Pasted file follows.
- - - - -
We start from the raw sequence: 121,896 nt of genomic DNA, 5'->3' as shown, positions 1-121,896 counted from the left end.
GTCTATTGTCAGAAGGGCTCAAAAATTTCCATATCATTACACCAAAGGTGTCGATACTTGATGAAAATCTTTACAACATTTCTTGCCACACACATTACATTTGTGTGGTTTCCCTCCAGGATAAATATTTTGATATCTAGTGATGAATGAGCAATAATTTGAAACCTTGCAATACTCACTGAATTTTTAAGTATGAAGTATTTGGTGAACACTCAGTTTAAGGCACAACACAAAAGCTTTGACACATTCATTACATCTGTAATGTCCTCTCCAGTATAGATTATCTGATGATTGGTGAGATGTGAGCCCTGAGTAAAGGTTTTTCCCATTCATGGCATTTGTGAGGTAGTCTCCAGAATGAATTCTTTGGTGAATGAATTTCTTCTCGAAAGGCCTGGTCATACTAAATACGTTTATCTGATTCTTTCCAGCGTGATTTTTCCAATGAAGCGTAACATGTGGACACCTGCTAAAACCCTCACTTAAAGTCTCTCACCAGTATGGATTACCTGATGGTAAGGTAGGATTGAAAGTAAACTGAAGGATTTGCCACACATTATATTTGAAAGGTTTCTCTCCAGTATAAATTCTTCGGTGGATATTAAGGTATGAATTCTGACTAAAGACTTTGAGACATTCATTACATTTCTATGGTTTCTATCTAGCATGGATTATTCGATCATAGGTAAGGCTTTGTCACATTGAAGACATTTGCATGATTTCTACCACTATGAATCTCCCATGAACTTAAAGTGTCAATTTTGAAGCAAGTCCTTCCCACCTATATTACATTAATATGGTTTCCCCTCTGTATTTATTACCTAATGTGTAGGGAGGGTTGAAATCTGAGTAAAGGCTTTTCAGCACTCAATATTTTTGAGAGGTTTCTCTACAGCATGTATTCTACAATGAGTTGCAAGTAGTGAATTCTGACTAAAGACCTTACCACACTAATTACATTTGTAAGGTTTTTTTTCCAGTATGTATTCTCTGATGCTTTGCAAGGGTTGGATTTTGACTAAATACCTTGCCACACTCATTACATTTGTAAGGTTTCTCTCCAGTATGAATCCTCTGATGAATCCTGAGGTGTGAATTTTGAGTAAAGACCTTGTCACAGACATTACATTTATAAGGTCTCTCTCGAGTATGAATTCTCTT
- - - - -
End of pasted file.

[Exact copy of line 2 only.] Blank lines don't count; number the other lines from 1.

GTCTATTGTCAGAAGGGCTCAAAAATTTCCATATCATTACACCAAAGGTGTCGATACTTGATGAAAATCTTTACAACATTTCTTGCCACACACATTACATTTGTGTGGTTTCCCTCCAGGATAAATATTTTGATATCTAGTGATGAATGAGCAATAATTTGAAACCTTGCAATACTCACTGAATTTTTAAGTATGAAGTATTTGGTGAACACTCAGTTTAAGGCACAACACAAAAGCTTTGACACATTCATTACATCTGTAATGTCCTCTCCAGTATAGATTATCTGATGATTGGTGAGATGTGAGCCCTGAGTAAAGGTTTTTCCCATTCATGGCATTTGTGAGGTAGTCTCCAGAATGAATTCTTTGGTGAATGAATTTCTTCTCGAAAGGCCTGGTCATACTAAATACGTTTATCTGATTCTTTCCAGCGTGATTTTTCCAATGAAGCGTAACATGTGGACACCTGCTAAAACCCTCACTTAAAGTCTCTCACCAGTATGGATTACCTGATGGTAAGGTAGGATTGAAAGTAAACTGAAGGATTTGCCACACATTATATTTGAAAGGTTTCTCTCCAGTATAAATTCTTCGGTGGATATTAAGGTATGAATTCTGACTAAAGACTTTGAGACATTCATTACATTTCTATGGTTTCTATCTAGCATGGATTATTCGATCATAGGTAAGGCTTTGTCACATTGAAGACATTTGCATGATTTCTACCACTATGAATCTCCCATGAACTTAAAGTGTCAATTTTGAAGCAAGTCCTTCCCACCTATATTACATTAATATGGTTTCCCCTCTGTATTTATTACCTAATGTGTAGGGAGGGTTGAAATCTGAGTAAAGGCTTTTCAGCACTCAATATTTTTGAGAGGTTTCTCTACAGCATGTATTCTACAATGAGTTGCAAGTAGTGAATTCTGACTAAAGACCTTACCACACTAATTACATTTGTAAGGTTTTTTTTCCAGTATGTATTCTCTGATGCTTTGCAAGGGTTGGATTTTGACTAAATACCTTGCCACACTCATTACATTTGTAAGGTTTCTCTCCAGTATGAATCCTCTGATGAATCCTGAGGTGTGAATTTTGAGTAAAGACCTTGTCACAGACATTACATTTATAAGGTCTCTCTCGAGTATGAATTCTCTT